Updated: Jul 8
April 6, 2020
This is being written less than 24 hours after a mission with fellow ADJIE volunteers to get a group of unaccompanied minors urgent housing during the COVID19 pandemic that is sweeping through Paris, France, Europe, and the rest of the world. There are currently more than 300 homeless unaccompanied minors in Paris, and its surrounding area (called Ile de France). Yesterday, we tried to help a few of them find some safety.
We started at Gare du Nord at 14h. Following a tweeted reply from an elected official, alerting us that there is a gym with space designated for unaccompanied minors, several ADJIE volunteers had already contacted young migrants. Most of them have recently arrived in Paris, so calls were made to check in on them and tell them that if they do need housing, they should meet us on Sunday, April 5th in front of the train station in northern Paris. Since the last time they had been contacted, some of the 60 unaccompanied minors on the list we were working from had found unofficial temporary housing. Others are staying in places like squats or slums in faraway suburbs, and with reduced transportation options (part of French confinement measures), they were not able to make it. Some didn’t have any credit in their phones to respond. One young migrant has a foot injury so severe that he can’t walk. We will have to figure out another way to find them shelter later.
As volunteers and young migrants gathered in front of the train station on Sunday afternoon, we all did our best to respect the confinement measures, which require social distancing of at least 1 meter between each person. We stood apart from each other, some even stood across the street, and as quickly as we could, we did a roll call and started dividing people into small groups. There were roughly 15 unaccompanied minors present; one or two volunteers per 2- 3 young migrants, corresponding to French confinement regulations that also state that groups are not allowed to congregate. We spaced out our departures and a couple of volunteers waited to make sure there were no other migrant youth arriving.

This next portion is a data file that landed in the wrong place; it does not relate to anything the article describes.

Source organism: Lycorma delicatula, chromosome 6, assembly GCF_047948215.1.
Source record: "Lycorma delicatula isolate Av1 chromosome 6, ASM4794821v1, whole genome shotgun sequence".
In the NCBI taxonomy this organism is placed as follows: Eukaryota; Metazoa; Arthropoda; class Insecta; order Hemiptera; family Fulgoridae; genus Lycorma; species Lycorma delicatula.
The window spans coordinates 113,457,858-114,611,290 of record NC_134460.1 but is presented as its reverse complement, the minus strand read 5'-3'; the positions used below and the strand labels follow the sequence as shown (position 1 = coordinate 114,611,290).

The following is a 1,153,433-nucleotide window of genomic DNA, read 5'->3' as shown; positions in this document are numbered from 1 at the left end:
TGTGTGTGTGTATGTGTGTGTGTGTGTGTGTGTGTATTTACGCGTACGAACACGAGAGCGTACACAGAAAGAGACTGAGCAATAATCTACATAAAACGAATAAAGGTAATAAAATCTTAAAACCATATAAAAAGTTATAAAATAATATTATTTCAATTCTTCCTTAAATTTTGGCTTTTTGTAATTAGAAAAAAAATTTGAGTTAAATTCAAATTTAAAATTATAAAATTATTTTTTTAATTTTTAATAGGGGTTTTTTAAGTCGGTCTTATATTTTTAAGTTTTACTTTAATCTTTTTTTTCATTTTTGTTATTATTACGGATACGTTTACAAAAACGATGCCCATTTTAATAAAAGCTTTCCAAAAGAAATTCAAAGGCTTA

Just as the last of us were about to leave, we were approached by three police officers. They immediately started asking us questions. As we answered, they asked us to show them our “travel certificates.” We explained our mission (elected official, following city hall instructions, gym, kids on the street, etc.). We also clarified that the person in charge of that gym had informed us that we have to accompany any unaccompanied minors who need shelter to a police station, so that they can be “approved” for entry into the gym. They only addressed the three ADJIE volunteers, and not the 4- 5 West African teenagers who stood close enough to us to know we were together, but far enough to comply with social distancing requirements. It felt as though we were a kind of buffer for them, perhaps the only “positive” aspect of the experience. As we clarified what we were doing, all three officers looked perplexed and the one who had our travel certificates complained that two of them were not correct because the time we left our homes was not indicated. An officer wearing a mask stepped aside to use his walkie talkie to contact his colleagues. Presumably they wanted to corroborate our story. The entire encounter took roughly 25 minutes, during which time one officer asked us if we know how age assessments for teenage migrants are done (“yes,” we replied, “and professionals and doctors believe they are outdated and inaccurate as there is at least a 2 year margin of error”), and another let us know that they were stressed that day since many Parisians would likely be out enjoying the nice weather, and he also felt the need to make comments such as, “I only see one minor there, among the 4.” Two of us were threatened with 135€ fines, and we were told that their colleagues at the police station were not aware that we were on our way. After re-explaining our mission (and the fact that it was normal that their colleagues were not waiting for us), they finally decided to let us go, with remarks about how even if our reason for being out on a sunny day is noble, we have to respect confinement regulations (helping vulnerable people in need is officially one of the justified reasons for being out). They told us that they were not really sure how we could complete similar missions in the future while respecting these rules, but that we’ll have to figure it out. The current time was marked on two of the travel certificates (good for 1 hour), and we were on our way. One group of 3 left first, followed by the last group of 4 people.